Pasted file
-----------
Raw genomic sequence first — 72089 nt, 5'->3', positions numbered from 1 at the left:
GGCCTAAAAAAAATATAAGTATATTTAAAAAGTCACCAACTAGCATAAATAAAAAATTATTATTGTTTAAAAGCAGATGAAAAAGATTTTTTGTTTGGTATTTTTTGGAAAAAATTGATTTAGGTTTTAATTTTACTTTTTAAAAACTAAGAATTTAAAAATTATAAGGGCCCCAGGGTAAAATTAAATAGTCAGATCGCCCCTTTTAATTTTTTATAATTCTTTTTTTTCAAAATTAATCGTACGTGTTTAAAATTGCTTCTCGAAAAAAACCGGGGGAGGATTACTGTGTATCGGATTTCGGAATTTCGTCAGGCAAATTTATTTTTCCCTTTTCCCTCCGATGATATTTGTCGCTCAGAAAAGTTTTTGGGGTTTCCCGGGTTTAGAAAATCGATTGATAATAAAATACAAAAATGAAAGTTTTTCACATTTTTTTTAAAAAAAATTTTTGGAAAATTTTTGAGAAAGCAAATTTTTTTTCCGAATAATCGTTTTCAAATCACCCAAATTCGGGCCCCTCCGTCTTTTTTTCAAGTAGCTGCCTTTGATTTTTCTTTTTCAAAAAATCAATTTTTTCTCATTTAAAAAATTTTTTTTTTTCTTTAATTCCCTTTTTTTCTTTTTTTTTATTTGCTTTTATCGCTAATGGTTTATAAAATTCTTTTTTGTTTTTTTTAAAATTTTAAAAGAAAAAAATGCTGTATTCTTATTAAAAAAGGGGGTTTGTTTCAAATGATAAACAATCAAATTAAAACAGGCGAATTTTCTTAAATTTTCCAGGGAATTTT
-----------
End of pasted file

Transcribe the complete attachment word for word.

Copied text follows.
Raw genomic sequence first — 72089 nt, 5'->3', positions numbered from 1 at the left:
GGCCTAAAAAAAATATAAGTATATTTAAAAAGTCACCAACTAGCATAAATAAAAAATTATTATTGTTTAAAAGCAGATGAAAAAGATTTTTTGTTTGGTATTTTTTGGAAAAAATTGATTTAGGTTTTAATTTTACTTTTTAAAAACTAAGAATTTAAAAATTATAAGGGCCCCAGGGTAAAATTAAATAGTCAGATCGCCCCTTTTAATTTTTTATAATTCTTTTTTTTCAAAATTAATCGTACGTGTTTAAAATTGCTTCTCGAAAAAAACCGGGGGAGGATTACTGTGTATCGGATTTCGGAATTTCGTCAGGCAAATTTATTTTTCCCTTTTCCCTCCGATGATATTTGTCGCTCAGAAAAGTTTTTGGGGTTTCCCGGGTTTAGAAAATCGATTGATAATAAAATACAAAAATGAAAGTTTTTCACATTTTTTTTAAAAAAAATTTTTGGAAAATTTTTGAGAAAGCAAATTTTTTTTCCGAATAATCGTTTTCAAATCACCCAAATTCGGGCCCCTCCGTCTTTTTTTCAAGTAGCTGCCTTTGATTTTTCTTTTTCAAAAAATCAATTTTTTCTCATTTAAAAAATTTTTTTTTTTCTTTAATTCCCTTTTTTTCTTTTTTTTTATTTGCTTTTATCGCTAATGGTTTATAAAATTCTTTTTTGTTTTTTTTAAAATTTTAAAAGAAAAAAATGCTGTATTCTTATTAAAAAAGGGGGTTTGTTTCAAATGATAAACAATCAAATTAAAACAGGCGAATTTTCTTAAATTTTCCAGGGAATTTT